Kris Cringle

The changing coast of Maine?

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Thousands of miles of unforgiving granite shoreline aside, nothing has formed the coast of Maine more than fishing. The fish are gone, mostly due to overfishing. What remains is a lucrative catch: the Maine lobster.

 

Fishermen have broken the landing record each season for the last 5 years. Everybody agrees, there's plenty of lobsters in the Gulf of Maine, today. 

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Why the lobster glut? A few notions: Natural predators, like Cod, are gone. So many traps have become feeding stations. Farming vs fishing? 

FACT: The Gulf of Maine is one of the fastest warming bodies of water on the planet. Did the rapid rise in water temperature fuel the present boom? 

Besides the half billion industry, the glut has propelled fishermen to gear up. The coast of Maine has 3 million traps on the bottom today. Many young fishermen have invested (gone in debt) in bigger boats and gear to harvest the maximum trap limit(huge-600 traps or so). 

 

Bluebird, a small skiff pulling a few traps in Pulpit Harbor. 

bluebird-pulpit-harbor-setting-traps-2-j

 

One thing is for sure, fisheries science tells us the Gulf of Maine will warm too much to sustain a healthy lobster population. The lobsters will migrate North (as they have been from Southern NE) to cooler water temperatures. The question isn't if, it's when. 

 

 

Bluebird docking up at the local fisherman's floating support station. These - usually large, wholesale lobster operations, buy the lobsters from the fishermen and supply them with precious bait. They need so much bait, bait is an industrial biz. The crew of Bluebird doesn't need much, just a few bait bags and they're off again. 

bluebird-pulpit-harbor-bait-dock-jpg.153

 

2017 landings ended the record streak. The value was down $100 mil. Not the end of the world as today, fishing is a half a billion industry on our coast. 

 

But it was a significant dip in the recent trend. The fishing industry sounded no alarms,... yet. 

 

 

 

Bluebird heads out to set a few more traps. Sustainability is a new word in the Maine fishing industry. Boat prices ($ per pound of lobster) remain low (under $4/lb) despite record catches.The whole industry is invested in continued record landings. Bluebird, may be the future when lobsters are scarce, and their value finally reflects the resource.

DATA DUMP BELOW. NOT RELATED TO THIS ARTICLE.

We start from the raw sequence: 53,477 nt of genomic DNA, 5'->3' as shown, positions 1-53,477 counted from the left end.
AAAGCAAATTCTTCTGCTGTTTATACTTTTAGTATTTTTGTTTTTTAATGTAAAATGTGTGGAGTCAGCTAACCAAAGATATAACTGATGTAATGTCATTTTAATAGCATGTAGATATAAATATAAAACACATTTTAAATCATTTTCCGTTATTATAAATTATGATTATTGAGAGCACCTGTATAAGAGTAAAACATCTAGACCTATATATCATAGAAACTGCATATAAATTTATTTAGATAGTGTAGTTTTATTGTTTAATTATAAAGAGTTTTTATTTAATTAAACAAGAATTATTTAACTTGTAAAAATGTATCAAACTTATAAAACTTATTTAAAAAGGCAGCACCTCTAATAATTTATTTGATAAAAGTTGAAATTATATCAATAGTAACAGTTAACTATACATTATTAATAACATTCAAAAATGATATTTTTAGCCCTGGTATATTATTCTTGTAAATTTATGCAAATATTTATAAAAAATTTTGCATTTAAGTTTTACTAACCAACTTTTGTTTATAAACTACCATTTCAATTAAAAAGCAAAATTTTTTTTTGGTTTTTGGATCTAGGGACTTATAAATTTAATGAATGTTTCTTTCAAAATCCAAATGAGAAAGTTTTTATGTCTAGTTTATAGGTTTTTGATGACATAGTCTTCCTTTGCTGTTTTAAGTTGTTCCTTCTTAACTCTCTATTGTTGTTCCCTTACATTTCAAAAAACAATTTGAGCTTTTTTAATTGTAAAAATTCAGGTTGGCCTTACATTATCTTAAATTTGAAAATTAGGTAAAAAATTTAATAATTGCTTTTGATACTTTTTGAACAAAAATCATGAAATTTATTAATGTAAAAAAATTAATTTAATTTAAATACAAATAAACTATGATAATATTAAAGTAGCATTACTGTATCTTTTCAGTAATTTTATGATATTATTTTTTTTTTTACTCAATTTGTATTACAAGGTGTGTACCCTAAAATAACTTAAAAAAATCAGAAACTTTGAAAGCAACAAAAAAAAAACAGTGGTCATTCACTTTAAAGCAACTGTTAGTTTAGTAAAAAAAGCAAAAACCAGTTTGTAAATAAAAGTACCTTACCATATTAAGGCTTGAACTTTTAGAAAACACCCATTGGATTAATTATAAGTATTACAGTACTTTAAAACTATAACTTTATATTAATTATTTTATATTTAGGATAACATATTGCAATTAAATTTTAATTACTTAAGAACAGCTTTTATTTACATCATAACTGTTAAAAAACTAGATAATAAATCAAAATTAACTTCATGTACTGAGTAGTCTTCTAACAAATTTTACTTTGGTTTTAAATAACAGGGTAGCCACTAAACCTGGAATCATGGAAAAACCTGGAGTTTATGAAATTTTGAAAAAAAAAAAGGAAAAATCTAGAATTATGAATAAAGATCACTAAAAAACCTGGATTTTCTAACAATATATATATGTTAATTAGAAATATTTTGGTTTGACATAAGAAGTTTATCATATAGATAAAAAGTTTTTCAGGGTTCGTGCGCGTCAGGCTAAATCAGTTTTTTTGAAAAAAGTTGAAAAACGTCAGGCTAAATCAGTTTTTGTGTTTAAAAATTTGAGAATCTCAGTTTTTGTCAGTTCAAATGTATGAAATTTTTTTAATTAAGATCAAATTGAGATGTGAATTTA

bluebird-pulpit-harbor-heading-out-jpg.1

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They will soon move north.  The traps down east have gotten ridiculous.  Pots in some places close enough together you can walk across them.  Almost all narrow passages have an abundance of pots.  In East Penobscot bay they seem to be unable to pick up theirs pots without a toggle that’s longer than my boat (46’).  I’ve heard a lot of whiney excuses from lobstermen that they can’t get their pots otherwise, but that’s BS, as the currents are strong all over the place from Portsmouth to Machias, and only some areas have stupidly long toggles.   Last summer I had to go diving 3 times to deal with fouled pots.  One of those times I was at the entrance to the Casco passage.  While I love the fact that th industry is good for my state, there needs to be some common sense when it comes to setting traps in heavily transited waterways.  

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When was the last season we've had Gulf of Main shrimp? 

I used to feel bad about cutting a pot, but no longer - especially if it's in a channel. I tend to get one a year, (my son usually)

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Agree on points above. A clear bottle in the middle of a tight channel does not constitute a good marker, especially when it's pulled underwater by a 2 knot current. There should at least be some requirement on size/color (that's what she said) or maybe even marker flags. I highly recommend the hook knife by Sailor Solutions for diving.  

Interesting that the majority of lobsters are now being exported to China who has recently placed tariffs on them in our idiot-inspired trade war. 

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3 hours ago, A guy in the Chesapeake said:

So Kris - given this realization, are their any innovative approaches to fisheries preservation/restoration that are being tried out locally?    

There are small glimmers of hope in the industry. A few groups of local fishermen are joining co-ops that practice more sustainable practices (for all species). If the product stays close to home through the sale, the fishermen can get more money.

 

But unfortunately the bulk of the industry is working for big businesses that control the industry and boat (fisherman's) price. 

 

I fear it's way too late to prevent a collapse. That's not a big deal for most of us but I'm thinking beyond me and the changes the coast will see in the not too distant future. It's a way of life for so many Mainers. 

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1 hour ago, Elegua said:

When was the last season we've had Gulf of Main shrimp? 

I used to feel bad about cutting a pot, but no longer - especially if it's in a channel. I tend to get one a year, (my son usually)

 

Kenny, (not his real name) delivered those lobsters above, last week. He charges us more than his boat price, but less than local retail. We both make out (he's a good guy to know). He takes cash only of course, and we give him a tip. 

 

He regaled our guests his Maine accent. Somebody asked him about fishing stocks and he spouted more bullshit than you could believe. "There's plenty of shrimp out there" They closed the fishery last season. It's been limited to a week or two only, due to limited stocks. "There's plenty of Haddock out in the bay",...More bullshit. There is so little left of groundfish stocks that very little can be bought locally.